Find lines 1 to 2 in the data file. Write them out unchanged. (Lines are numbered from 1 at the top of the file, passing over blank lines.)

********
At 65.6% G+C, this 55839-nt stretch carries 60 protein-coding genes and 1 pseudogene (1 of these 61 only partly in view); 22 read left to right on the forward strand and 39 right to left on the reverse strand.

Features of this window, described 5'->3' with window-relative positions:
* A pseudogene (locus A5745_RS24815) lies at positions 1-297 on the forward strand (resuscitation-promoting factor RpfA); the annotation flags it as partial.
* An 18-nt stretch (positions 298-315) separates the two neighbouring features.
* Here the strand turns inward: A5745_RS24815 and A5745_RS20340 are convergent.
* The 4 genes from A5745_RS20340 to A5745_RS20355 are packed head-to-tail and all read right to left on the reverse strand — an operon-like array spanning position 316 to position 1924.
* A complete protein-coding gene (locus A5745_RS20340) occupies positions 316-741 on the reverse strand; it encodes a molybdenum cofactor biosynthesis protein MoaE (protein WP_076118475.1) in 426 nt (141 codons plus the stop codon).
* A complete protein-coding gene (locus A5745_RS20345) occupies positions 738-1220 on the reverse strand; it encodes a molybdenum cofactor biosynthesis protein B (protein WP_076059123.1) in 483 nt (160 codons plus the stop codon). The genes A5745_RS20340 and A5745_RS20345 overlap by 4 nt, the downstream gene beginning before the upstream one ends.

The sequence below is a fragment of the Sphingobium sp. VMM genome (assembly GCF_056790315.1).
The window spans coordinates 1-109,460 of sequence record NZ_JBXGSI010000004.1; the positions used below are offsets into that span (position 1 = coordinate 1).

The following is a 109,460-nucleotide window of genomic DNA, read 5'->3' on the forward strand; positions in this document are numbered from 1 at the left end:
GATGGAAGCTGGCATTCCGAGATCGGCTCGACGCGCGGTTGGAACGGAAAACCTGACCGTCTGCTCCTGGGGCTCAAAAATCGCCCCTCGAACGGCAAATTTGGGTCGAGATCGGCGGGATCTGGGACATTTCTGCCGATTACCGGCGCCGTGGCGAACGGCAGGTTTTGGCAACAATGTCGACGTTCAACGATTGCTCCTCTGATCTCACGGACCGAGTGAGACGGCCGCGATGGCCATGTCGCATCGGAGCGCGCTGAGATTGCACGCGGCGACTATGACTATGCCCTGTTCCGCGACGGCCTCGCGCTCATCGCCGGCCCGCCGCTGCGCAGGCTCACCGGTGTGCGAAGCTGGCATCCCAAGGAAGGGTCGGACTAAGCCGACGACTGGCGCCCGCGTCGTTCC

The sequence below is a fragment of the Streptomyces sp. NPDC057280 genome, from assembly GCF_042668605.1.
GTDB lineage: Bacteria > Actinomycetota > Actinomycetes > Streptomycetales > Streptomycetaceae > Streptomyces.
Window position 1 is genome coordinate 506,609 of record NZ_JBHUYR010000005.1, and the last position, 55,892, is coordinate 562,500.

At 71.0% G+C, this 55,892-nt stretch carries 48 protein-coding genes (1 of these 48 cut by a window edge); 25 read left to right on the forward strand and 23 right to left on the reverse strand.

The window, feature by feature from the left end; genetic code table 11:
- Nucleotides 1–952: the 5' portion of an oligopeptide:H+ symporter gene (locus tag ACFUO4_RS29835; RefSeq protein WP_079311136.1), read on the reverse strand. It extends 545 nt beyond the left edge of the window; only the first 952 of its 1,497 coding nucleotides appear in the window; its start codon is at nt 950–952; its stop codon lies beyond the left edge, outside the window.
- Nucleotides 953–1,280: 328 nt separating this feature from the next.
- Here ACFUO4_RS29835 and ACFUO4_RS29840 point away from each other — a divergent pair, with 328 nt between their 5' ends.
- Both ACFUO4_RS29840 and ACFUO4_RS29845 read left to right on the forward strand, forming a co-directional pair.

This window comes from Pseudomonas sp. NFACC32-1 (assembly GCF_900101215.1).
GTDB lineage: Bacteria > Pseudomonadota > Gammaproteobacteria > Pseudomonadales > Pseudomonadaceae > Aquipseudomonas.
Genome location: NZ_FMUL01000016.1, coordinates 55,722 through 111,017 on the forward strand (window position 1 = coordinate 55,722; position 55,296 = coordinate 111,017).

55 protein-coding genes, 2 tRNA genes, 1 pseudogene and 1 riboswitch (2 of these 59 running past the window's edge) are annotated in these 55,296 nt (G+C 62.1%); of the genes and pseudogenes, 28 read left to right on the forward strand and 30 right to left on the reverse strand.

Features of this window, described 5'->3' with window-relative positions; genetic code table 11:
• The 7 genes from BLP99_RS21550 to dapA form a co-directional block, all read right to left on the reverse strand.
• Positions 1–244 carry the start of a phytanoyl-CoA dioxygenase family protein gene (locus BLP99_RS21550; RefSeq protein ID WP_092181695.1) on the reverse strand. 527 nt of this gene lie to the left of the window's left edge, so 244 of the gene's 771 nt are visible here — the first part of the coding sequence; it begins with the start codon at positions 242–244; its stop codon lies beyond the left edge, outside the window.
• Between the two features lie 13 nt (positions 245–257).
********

At 65.6% G+C, this 55839-nt stretch carries 60 protein-coding genes and 1 pseudogene (1 of these 61 only partly in view); 22 read left to right on the forward strand and 39 right to left on the reverse strand.

Features of this window, described 5'->3' with window-relative positions: